City officials, partners, and sponsors inaugurated a new forest at Centre de la Nature on September 22 as part of Laval’s yearlong 50th anniversary celebration.

“Thanks to this project, we are demonstrating the importance we place on trees in the City of Laval by offering Laval residents a quality green space,” stated Mayor Marc Desmers in an official press release.

“We’d like to thank the TD Friends of the Environment Foundation for its generous contribution of $25,000 for landscaping the paths that will allow citizens to enjoy activities like hiking and cross-country skiing, among others.”

Visitors will be able to stroll a 400-metre path connecting the five ecosystems within the forest year-round. Laval residents can also adopt some of the newly planted trees by filling out a form at http;//

More than 10,000 trees and shrubs were planted over three acres of land at the park between April and September 2015.

Students from the Centre de formation horticole de Laval and horticulturalists from Jour de la Terre Québec began planting on Earth Day this spring. Other project supporters included the Fondation Cowboys Fringants and the David Suzuki Foundation. The forest represents a total investment of nearly $250,000.

Paolo Galati, municipal councilor for Saint-Vincent-de-Paul, attended the ribbon cutting ceremony along with representatives from each foundation.He explained that in as little as six years, the small saplings will give way to a sprawling canopy.

“Centre de la Nature is our Central Park. It’s unbelievable that we have… a park of this magnitude in Laval. Having the urban forest just adds to the incredible features this park has,” stated Galati.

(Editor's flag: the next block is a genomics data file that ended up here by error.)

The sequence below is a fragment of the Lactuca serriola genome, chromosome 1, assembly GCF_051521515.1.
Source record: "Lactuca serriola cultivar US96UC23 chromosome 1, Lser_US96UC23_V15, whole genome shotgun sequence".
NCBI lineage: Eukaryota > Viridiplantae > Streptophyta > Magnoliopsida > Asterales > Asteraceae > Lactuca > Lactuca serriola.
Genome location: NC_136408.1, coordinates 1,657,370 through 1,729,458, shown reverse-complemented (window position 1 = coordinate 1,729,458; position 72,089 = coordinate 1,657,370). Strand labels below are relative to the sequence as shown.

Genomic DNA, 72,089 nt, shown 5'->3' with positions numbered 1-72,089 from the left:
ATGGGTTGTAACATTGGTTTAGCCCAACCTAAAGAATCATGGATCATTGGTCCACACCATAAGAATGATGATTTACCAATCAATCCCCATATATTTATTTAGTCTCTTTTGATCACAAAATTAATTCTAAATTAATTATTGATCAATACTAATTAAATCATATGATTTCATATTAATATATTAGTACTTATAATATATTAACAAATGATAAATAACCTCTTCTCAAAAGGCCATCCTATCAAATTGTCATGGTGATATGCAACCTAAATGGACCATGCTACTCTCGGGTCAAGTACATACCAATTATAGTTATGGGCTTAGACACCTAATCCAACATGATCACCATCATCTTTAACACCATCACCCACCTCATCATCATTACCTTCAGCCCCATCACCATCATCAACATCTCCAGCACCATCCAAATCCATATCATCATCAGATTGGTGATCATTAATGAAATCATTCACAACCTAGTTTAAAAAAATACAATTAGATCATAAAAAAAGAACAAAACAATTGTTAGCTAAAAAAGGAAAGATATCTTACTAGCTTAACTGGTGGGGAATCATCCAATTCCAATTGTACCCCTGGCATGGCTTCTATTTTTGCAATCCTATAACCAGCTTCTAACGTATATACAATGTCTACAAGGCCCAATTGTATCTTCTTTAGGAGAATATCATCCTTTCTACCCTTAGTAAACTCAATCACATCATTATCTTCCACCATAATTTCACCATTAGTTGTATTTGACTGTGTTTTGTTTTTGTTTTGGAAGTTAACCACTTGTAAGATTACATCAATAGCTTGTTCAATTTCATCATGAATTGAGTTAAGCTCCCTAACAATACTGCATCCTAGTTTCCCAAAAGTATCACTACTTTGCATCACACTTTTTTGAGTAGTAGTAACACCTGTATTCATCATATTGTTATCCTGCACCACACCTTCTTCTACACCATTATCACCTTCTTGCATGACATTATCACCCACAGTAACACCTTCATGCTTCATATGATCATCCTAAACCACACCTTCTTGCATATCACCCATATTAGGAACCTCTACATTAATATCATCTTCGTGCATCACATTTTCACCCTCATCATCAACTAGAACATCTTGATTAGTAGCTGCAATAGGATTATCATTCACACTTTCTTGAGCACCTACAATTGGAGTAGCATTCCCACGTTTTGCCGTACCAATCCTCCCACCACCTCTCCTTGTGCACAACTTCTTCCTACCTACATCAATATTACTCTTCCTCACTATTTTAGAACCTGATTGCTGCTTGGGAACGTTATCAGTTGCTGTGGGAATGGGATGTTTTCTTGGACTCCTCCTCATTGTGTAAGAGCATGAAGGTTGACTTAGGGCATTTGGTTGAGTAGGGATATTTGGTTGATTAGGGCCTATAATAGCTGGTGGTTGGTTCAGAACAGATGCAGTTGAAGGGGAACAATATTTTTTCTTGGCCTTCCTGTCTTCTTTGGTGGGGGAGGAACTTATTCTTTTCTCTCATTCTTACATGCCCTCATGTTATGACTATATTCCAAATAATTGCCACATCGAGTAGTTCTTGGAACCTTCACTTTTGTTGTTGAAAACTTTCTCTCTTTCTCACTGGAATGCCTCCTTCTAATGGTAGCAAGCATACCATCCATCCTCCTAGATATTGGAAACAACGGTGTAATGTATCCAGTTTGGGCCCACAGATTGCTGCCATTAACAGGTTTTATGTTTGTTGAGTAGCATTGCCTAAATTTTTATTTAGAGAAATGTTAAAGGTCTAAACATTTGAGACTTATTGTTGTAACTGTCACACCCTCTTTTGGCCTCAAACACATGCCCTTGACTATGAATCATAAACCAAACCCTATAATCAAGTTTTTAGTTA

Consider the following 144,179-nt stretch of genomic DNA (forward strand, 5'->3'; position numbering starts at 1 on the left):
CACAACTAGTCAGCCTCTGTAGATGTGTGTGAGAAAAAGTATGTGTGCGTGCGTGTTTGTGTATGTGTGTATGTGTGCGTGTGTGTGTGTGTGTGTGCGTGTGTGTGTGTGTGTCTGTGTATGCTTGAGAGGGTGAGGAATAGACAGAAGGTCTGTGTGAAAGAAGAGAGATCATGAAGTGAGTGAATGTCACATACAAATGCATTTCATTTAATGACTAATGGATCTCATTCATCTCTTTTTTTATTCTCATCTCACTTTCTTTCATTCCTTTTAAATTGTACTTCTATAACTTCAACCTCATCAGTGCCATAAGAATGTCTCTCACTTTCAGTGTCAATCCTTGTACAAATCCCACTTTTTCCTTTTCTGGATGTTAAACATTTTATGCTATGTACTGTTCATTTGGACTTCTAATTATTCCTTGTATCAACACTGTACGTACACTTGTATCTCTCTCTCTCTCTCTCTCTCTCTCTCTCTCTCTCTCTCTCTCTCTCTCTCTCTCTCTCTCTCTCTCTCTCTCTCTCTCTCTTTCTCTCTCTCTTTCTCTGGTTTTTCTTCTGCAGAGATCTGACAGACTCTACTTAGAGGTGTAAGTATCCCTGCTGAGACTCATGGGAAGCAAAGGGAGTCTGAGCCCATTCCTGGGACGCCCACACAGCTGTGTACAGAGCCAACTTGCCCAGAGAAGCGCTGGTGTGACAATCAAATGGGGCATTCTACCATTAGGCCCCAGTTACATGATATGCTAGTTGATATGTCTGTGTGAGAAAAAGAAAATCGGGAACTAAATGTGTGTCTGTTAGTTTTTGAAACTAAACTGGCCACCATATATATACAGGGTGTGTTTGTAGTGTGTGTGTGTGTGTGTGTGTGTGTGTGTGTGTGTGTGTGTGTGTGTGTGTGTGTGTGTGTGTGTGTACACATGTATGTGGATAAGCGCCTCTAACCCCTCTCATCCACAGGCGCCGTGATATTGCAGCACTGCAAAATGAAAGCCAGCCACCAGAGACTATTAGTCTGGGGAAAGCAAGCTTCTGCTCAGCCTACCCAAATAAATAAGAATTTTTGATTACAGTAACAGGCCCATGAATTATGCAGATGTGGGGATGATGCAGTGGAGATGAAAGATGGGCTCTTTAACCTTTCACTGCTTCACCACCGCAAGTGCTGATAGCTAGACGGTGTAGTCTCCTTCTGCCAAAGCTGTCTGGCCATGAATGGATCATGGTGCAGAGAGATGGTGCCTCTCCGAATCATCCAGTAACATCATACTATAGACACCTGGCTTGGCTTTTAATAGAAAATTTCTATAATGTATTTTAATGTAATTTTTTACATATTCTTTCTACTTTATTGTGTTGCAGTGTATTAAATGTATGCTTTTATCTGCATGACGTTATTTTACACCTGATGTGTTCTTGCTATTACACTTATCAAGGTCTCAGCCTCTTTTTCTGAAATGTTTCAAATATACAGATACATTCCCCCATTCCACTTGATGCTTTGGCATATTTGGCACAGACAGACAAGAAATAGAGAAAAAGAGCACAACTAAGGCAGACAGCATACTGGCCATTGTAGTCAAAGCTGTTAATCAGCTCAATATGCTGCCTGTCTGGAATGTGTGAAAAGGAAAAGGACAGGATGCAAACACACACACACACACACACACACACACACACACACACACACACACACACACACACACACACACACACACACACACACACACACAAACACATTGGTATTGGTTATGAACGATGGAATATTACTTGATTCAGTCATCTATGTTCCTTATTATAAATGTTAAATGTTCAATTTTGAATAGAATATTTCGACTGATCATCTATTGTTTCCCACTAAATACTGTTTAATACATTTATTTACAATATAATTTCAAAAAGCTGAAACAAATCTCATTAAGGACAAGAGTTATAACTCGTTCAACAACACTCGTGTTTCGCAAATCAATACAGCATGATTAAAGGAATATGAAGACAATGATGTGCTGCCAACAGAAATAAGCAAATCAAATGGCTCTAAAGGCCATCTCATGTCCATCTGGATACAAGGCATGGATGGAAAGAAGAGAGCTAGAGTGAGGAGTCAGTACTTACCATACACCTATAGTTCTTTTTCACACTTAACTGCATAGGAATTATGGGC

According to Galati, projections show Laval will be the second most populated city in the province by 2020. Despite the ever-increasing population, city hall strives to keep Laval green, rural and modern through various urban planning projects.

“We are trying to keep that nice balance,” said Galati.

For Gilles Desjardins, director of the Centre de formation horticole de Laval, the 50th anniversary forest project represented his school’s biggest community undertaking to date.
He pointed out that in the future, his students can proudly bring their children and grandchildren to see the forest they helped take root.

“It’s a nice legacy,” beamed Desjardins.

This green initiative was in line with the 375th anniversary of Montreal’s founding and its program that seeks to plant 375,000 trees in and around the city.

Jour de la Terre Québec, the David Suzuki Foundation and the Fondation Cowboys Fringants originally launched the project in Montreal with support from the Government of Quebec.